The AWN Membership Project was guided by repeated reminders from Elders and younger people that they saw themselves as one community, so the focus of citizenship and governance work should be to rebuild and reunite the entire community. The project was community-led and used multiple complementary Indigenous research methods to achieve the goals of the Membership Working Group:

  • First, to develop a draft Membership Code for community review and ratification that reflects AWN’s unique people, history, legal traditions and circumstances.
  • Second, to work toward the first goal in an inclusive and transparent way, so the process builds trust and strengthens a sense of shared purpose, identity and belonging for individuals and the community as a whole.

Community Engagement

In January 2021, AWN engaged Urban Matters to continue important Citizenship work. This includes in-depth community engagement to address remaining gaps requiring community input in the working Citizenship Code draft. The goal is to have a final Citizenship Code that is an accurate and genuine reflection of the Aseniwuche Winewak Nation and that the community feels confident and proud to vote to ratify. The team at Urban Matters began phone and virtual meetings with community members in April 2021, hosted an open house in August 2021 and returned in November 2021 to facilitate further discussions with community members and the Membership Working Group.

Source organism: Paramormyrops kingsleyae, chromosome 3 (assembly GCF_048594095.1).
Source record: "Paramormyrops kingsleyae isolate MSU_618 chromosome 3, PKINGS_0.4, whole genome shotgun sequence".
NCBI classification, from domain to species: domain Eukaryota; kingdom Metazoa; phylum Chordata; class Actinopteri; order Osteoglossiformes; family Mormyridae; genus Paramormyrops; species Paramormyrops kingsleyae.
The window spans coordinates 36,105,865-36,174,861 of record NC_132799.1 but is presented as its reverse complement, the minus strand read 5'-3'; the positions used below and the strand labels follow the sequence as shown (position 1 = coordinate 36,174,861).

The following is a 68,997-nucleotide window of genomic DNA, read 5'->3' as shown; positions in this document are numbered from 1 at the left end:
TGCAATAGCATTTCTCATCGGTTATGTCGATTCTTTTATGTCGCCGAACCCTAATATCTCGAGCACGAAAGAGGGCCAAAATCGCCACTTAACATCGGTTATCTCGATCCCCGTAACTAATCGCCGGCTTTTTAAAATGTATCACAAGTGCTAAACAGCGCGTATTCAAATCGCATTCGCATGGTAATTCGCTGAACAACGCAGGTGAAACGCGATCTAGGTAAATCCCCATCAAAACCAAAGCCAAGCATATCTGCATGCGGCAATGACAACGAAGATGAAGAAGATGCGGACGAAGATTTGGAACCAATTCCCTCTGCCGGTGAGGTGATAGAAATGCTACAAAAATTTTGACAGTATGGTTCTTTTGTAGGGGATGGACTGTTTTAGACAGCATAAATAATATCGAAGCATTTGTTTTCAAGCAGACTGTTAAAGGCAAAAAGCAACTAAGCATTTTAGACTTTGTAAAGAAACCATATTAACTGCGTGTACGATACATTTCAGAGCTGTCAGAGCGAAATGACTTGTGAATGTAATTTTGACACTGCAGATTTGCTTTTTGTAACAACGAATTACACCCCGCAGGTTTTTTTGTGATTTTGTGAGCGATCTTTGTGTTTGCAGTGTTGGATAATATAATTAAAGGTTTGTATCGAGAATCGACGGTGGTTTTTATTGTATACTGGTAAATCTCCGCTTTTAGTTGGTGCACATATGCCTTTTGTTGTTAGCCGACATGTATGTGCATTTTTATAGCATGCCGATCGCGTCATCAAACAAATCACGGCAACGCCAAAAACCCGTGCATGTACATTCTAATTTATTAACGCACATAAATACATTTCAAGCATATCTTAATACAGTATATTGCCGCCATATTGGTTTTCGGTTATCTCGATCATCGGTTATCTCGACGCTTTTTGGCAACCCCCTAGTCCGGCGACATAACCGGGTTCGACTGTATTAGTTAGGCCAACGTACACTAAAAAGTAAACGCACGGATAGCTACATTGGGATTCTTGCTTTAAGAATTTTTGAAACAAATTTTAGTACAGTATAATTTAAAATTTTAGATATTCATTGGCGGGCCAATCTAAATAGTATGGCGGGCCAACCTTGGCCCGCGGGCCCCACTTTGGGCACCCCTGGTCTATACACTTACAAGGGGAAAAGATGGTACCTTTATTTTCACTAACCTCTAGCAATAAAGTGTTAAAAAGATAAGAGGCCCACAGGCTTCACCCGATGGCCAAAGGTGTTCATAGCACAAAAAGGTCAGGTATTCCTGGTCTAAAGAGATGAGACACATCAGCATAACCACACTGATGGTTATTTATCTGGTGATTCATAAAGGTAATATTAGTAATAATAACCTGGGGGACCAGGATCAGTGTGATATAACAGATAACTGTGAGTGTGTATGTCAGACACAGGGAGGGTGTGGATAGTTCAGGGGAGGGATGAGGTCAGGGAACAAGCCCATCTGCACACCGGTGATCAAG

Get Involved

There are 3 ways you can be involved in this work:

1. Membership Code Working Group: A team of community members that have the capacity and desire to volunteer 10 to 15 hours from January to April 2022 to address in detail elements of the draft code. This is not a closed group. If you would like to be a part of this working group, we would love to have you.

2. Community Engagement Opportunities: Purposeful gatherings to get feedback from the community. These will be designed to be flexible and open so that as many people as possible have an opportunity to share their perspectives.

3. One-on-One Conversations: We always welcome one-on-one conversations with anyone who wants to share their perspective in a more intimate format. If this is of interest to you, please reach out to Courteney Wanyandie-Smith, and this will be prioritized.